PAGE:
As mentioned in the previous article about employment contracts and independent workers, there are many misconceptions regarding what it is that defines an independent contractor from an employee. If your employment arrangement comes to an unhappy end and you wind up in court, the legal status of your agreement will be in question.
Employment law requires more than just a label and an employment contract to determine a worker’s true status. When evaluating a so-called “independent contractor,” the courts have strict tests and will examine the relationship between worker and employer as conducted over time.
Employment Law - Employees Vs. Contractors: What’s the Difference?
- Employees typically function in a subservient position. How, when and where the work is completed is controlled by the employer. Employees are bound to abide by these requirements and may be disciplined for noncompliance. The employer usually supplies tools and materials for the employee’s tasks.
- Independent contractors aren’t generally expected to abide by the same behavioural conditions required of employees. They have control over how they complete their work, their methods aren’t supervised or imposed upon by the hirer and they have their own tools of the trade.
The differences seem rather cut and dry, but problems frequently arise when contractors migrate towards the employee part of the spectrum.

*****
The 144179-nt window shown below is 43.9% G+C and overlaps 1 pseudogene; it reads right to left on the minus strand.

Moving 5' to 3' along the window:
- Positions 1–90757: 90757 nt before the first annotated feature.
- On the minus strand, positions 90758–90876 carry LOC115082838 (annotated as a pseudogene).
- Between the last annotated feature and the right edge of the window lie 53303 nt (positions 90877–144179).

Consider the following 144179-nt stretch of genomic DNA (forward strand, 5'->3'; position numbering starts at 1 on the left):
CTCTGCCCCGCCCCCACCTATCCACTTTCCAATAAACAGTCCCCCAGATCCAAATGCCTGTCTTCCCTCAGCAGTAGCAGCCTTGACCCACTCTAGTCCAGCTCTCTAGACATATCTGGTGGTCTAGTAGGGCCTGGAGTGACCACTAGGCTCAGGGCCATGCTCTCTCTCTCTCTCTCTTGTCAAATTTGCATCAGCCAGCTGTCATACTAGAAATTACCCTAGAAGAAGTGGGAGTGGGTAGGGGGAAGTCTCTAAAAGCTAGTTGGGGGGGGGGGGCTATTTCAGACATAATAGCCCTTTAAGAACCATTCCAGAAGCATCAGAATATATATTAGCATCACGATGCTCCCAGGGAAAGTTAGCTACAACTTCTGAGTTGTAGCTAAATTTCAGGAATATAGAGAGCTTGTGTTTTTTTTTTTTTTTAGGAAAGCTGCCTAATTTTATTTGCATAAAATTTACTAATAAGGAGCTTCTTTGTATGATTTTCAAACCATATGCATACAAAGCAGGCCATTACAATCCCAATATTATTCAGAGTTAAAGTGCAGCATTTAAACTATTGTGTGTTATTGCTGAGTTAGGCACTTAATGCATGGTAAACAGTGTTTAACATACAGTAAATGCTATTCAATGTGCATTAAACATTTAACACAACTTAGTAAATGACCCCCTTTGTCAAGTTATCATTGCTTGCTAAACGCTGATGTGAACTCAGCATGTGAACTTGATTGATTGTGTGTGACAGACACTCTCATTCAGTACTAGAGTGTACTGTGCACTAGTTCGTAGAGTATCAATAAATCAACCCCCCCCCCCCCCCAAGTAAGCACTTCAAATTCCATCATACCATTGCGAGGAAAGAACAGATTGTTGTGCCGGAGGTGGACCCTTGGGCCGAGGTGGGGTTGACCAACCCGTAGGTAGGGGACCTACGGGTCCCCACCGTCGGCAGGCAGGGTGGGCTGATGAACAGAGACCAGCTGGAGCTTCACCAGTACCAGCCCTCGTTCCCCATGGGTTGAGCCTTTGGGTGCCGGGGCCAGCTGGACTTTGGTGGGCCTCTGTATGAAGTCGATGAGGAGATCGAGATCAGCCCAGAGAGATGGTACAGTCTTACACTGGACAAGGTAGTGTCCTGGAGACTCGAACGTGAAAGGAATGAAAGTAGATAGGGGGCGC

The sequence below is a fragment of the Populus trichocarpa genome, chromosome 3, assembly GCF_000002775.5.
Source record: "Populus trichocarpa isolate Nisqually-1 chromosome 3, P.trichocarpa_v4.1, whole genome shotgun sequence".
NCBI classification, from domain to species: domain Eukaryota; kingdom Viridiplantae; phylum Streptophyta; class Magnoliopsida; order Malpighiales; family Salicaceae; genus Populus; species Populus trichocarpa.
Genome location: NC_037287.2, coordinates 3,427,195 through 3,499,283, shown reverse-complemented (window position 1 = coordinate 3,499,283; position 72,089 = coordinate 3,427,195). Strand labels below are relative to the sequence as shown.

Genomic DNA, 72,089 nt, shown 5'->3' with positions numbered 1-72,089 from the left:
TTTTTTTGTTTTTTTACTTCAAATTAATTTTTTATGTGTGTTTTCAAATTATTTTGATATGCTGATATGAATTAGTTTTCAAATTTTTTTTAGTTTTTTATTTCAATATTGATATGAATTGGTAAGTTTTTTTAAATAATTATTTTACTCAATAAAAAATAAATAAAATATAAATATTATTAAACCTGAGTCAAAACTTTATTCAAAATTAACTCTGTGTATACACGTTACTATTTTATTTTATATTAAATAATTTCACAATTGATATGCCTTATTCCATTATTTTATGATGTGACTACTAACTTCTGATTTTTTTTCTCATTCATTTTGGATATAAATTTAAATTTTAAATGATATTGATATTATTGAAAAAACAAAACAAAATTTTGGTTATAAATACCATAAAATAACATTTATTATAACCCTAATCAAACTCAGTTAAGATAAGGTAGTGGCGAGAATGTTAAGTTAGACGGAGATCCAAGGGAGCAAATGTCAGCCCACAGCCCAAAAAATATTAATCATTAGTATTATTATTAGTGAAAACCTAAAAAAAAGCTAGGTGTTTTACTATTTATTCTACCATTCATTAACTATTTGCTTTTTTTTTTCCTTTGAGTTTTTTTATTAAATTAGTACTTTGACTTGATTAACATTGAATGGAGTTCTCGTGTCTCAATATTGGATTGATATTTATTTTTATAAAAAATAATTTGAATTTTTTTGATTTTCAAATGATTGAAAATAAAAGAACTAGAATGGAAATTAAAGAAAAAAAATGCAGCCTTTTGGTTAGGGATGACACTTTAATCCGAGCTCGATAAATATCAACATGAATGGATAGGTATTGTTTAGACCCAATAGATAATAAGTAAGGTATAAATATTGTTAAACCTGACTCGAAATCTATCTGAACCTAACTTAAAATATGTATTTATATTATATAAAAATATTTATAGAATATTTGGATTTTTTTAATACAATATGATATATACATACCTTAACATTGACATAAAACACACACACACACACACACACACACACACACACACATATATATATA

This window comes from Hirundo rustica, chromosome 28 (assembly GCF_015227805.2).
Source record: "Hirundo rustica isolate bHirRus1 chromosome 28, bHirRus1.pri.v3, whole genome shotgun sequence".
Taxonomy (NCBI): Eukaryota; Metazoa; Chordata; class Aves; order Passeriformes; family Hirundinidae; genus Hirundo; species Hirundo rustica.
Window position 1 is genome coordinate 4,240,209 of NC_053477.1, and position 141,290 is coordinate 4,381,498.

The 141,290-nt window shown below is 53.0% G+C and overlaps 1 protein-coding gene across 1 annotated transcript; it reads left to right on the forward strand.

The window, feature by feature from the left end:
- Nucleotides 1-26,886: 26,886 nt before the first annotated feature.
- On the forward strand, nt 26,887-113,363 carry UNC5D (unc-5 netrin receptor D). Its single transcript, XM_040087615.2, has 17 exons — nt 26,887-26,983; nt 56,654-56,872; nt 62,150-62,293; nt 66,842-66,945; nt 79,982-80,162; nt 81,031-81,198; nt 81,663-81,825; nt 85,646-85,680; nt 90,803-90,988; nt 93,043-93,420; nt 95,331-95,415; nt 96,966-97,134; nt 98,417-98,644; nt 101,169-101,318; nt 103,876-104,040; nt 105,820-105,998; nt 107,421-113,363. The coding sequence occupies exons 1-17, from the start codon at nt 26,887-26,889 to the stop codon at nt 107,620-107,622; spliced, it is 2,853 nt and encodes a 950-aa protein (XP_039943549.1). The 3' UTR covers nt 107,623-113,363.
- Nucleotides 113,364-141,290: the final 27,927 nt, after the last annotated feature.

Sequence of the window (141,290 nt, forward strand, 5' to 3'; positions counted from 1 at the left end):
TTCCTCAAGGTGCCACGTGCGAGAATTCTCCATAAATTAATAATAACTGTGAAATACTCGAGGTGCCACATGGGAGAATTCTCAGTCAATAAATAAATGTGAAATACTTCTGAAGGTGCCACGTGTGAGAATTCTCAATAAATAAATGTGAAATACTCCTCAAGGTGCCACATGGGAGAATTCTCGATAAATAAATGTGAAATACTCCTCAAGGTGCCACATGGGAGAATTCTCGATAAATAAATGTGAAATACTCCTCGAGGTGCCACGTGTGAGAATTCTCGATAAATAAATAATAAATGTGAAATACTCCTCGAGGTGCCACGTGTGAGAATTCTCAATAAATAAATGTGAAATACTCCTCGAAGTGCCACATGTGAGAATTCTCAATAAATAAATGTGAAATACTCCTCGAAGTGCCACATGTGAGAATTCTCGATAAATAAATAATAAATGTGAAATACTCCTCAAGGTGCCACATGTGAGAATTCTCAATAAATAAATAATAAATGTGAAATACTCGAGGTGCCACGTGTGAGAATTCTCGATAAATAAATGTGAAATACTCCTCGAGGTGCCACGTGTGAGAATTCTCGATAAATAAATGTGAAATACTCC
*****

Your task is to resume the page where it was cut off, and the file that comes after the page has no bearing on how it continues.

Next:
Employment Law - The Reliance Test
An employment contract is only part of the equation as the worker’s control and overall integration also come into play. As employment laws are distinctive, a contractor who is found to have any kind of employment-like reliance may be viewed as an employee. Factors such as: who controls the work, who controls the worker, and an analysis of profit gain or risk of loss are included in the evaluation.
- Independent workers must rely upon themselves to make a living by working for multiple clients; subsequently or simultaneously. It’s their responsibility to find consistent employment. As such, they have a controlling interest in their professional profit or loss margins and assume the associated benefits and risks.
- Employees don’t usually take a substantial chance on the overall profit or loss of the company they work for. They’re economically reliant on the employer for their income, and expect a consistent supply of work and pay or remuneration for their work.
The courts measure the results on a sliding scale, and the worker in question will be placed somewhere between pure independent contractor and pure employee.
Employment Law - Steps To Maintain Independent Contractor Status
Labels and employment contracts simply aren’t enough. While there aren’t any guarantees as to which way a court will rule, there are five steps employers can take to minimize the migration into employee status.
- Ensure that the worker has worked for and continues to have the right to work for other clients.
- Don’t assign identical tasks. The worker’s jobs and employee’s jobs must be different.
- The worker shouldn’t be supervised by your staff.
- Avoid workloads that lead to the worker becoming solely reliant on you for their income.
- Don’t integrate a worker into your operations in any way that is similar to an employee.
The lines between the contractor and the employee must be clearly drawn in the workplace. While many employment arrangements can continue satisfactorily without any questioning of status, it’s best to be prepared and protect your business. If you would like to take a closer look at your situation, or would like to learn more, please contact Employment Lawyer, Bob Yeager.